Sumida Hokusai Museum is an art museum in Tokyo, Japan dedicated to the internationally-famous Japanese ukiyo-e artist Katsushika Hokusai, commonly referred to as Hokusai. In this review, we’ll take a photo tour of the exhibits, review whether the Hokusai Museum is worth your time, and offer tips & basic info for visiting.
Katsushika Hokusai is Japan’s most recognizable and acclaimed artist; even if you don’t recognize the name, you’d recognize the art, which has become ubiquitous as symbols of Japan. Hokusai is best known for the woodblock print series, Thirty-six Views of Mount Fuji which includes the iconic print, The Great Wave Off Kanagawa.
At the time of this review, the Sumida Hokusai Museum has a 3.9 score on Google and 4/5 on TripAdvisor. Not terrible scores, but bad enough to put this museum so far down the list of things to do in Tokyo that most people will probably skip it. We think that’s a mistake…
Despite those scores, the Sumida Hokusai Museum has a couple of things going for it. First, it participates in the Grutto Pass program for free/discounted museum admission. As you’ll read in that post, we highly recommend the Grutto/Grutt Pass to anyone with more than 2 days in Tokyo. This undercuts one of the common complaints about the Sumida Hokusai Museum, and that’s the admission cost.
Second, the Sumida Hokusai Museum is within walking distance the Edo-Tokyo Museum, which we praise as one of the best museums in all of Japan, and an absolute Tokyo must-do. This undercuts complaints in other Hokusai Museum reviews that the commute is long and the museum small for all of the effort.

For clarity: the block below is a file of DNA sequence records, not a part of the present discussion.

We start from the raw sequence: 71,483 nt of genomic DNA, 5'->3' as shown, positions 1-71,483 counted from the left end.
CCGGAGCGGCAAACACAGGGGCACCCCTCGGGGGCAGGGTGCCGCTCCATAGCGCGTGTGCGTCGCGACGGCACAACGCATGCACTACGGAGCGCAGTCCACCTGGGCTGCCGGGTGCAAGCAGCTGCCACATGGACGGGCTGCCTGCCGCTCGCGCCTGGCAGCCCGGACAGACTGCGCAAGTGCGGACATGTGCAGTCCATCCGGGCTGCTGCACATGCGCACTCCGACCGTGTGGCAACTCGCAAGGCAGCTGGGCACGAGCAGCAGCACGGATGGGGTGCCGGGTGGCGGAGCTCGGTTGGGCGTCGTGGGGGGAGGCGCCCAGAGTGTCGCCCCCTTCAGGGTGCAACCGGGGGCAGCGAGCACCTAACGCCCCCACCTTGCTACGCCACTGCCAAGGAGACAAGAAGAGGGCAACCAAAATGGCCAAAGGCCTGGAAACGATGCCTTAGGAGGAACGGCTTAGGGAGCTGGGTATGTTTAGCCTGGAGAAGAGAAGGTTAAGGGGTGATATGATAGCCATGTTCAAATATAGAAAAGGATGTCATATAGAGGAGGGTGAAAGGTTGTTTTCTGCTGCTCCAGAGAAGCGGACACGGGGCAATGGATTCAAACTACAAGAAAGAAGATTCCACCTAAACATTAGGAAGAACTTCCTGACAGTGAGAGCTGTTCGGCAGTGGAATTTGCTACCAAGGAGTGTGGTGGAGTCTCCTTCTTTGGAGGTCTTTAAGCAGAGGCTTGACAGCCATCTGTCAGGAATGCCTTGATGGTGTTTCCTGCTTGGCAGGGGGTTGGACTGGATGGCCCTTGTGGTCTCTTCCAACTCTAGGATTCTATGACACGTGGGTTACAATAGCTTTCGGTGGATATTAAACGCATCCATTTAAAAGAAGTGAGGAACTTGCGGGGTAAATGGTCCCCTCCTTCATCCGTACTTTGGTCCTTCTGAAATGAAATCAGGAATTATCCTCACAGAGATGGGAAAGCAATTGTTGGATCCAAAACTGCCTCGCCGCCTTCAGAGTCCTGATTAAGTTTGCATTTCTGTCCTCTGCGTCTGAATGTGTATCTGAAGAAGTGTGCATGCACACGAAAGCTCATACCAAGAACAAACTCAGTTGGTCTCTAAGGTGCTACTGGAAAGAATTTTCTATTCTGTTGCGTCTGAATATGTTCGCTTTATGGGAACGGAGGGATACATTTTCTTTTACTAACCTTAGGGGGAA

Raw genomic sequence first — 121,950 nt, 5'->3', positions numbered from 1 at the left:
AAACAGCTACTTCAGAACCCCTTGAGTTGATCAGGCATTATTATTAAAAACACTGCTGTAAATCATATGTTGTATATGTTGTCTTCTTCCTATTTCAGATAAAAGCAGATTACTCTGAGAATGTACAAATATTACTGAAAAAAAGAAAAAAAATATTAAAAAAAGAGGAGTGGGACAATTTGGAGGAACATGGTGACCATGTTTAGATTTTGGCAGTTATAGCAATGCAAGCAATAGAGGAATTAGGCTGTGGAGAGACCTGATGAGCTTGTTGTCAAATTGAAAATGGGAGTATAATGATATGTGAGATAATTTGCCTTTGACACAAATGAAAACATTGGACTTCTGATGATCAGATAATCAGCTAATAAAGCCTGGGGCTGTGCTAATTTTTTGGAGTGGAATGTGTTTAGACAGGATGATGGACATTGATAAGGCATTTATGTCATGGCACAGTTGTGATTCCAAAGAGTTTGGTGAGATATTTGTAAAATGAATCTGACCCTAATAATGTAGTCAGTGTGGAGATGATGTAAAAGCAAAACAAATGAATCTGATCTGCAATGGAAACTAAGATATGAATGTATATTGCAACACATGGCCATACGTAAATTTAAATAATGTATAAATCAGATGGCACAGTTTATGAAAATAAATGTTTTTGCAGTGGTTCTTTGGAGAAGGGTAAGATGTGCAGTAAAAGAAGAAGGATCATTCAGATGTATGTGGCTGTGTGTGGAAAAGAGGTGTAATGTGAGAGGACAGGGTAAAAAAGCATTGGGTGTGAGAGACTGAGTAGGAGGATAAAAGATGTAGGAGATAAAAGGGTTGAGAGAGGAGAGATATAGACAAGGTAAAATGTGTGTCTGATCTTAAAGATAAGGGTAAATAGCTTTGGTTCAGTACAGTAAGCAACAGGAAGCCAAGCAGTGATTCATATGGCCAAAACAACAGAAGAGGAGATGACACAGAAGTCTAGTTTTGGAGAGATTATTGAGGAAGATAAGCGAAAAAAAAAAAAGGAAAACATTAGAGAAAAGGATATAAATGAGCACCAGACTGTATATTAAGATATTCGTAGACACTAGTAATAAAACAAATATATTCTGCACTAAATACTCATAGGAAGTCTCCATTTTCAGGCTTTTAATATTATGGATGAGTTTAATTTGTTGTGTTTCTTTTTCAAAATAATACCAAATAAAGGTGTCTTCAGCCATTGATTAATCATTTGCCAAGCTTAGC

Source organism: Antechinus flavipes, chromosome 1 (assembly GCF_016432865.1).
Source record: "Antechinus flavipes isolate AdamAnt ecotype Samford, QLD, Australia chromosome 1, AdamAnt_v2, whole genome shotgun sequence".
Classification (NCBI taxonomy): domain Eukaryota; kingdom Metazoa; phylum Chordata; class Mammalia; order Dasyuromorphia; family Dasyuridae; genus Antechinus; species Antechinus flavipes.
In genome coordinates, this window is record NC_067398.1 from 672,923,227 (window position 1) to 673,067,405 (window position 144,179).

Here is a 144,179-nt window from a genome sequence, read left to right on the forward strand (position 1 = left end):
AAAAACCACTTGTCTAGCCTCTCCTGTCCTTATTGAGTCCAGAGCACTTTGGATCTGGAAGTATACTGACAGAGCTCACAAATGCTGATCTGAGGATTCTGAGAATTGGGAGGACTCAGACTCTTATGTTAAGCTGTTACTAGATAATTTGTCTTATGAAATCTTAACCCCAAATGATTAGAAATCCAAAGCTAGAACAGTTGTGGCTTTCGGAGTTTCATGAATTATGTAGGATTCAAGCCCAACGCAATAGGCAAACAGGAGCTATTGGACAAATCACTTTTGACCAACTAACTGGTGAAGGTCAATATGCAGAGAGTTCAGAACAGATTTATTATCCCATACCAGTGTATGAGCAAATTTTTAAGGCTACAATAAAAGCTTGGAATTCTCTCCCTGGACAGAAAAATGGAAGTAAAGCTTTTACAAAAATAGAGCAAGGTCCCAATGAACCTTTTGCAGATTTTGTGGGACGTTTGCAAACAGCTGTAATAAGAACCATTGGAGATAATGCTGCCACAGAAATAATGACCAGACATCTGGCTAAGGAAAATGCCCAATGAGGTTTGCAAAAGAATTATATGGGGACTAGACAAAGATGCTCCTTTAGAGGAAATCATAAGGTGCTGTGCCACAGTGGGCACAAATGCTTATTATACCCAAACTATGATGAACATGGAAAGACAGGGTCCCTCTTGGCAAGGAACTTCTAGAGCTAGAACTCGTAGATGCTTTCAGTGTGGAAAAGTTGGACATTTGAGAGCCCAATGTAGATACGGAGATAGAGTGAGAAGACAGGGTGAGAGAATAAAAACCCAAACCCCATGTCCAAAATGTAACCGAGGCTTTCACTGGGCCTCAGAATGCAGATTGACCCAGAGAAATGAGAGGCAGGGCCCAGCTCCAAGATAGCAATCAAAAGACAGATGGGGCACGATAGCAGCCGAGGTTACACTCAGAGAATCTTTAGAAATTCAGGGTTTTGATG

It’s absolutely true that the Ryogoku district of Tokyo is a bit removed from other popular tourist spots in Tokyo. However, unless you’re spending your days exclusively in Western Tokyo (a mistake way too many tourists make), it’s actually pretty easy to include this district in your itinerary. Stop at Ryogoku Station after an early morning at Toyosu or Tsukiji Fish Market, make the short walk to the museums, and then continue on to Asakusa. It’s really simple.
The other complaint about Sumida Hokusai Museum is that it’s small. There’s no getting around this one–it is a small museum, especially as compared to the Edo-Tokyo Museum or other general interest museums in Ueno Park. However, I think that doing the Hokusai Museum immediately after Edo-Tokyo Museum offers a nice (and very welcome) change of pace.
In that massive museum that spans a variety of topics and centuries, it’s easy to be overwhelmed and feel you’re missing a lot. Arriving at the smaller Hokusai Museum gives you a chance to catch your breath, decompress, and savor each individual piece before moving on. (Despite its footprint, the Hokusai Museum does house 1,800 works by the artist, which display on a rotating basis.)
The Hokusai Museum’s permanent gallery on the fourth floor is located in a single room, but is dense with interesting art, information, and interactive exhibits. Here you’ll find high-quality replicas of Hokusai’s artworks on display, including some of the artist’s most famous works. There are also multilingual panels and videos that offer a deeper dive into Hokusai’s art and his life.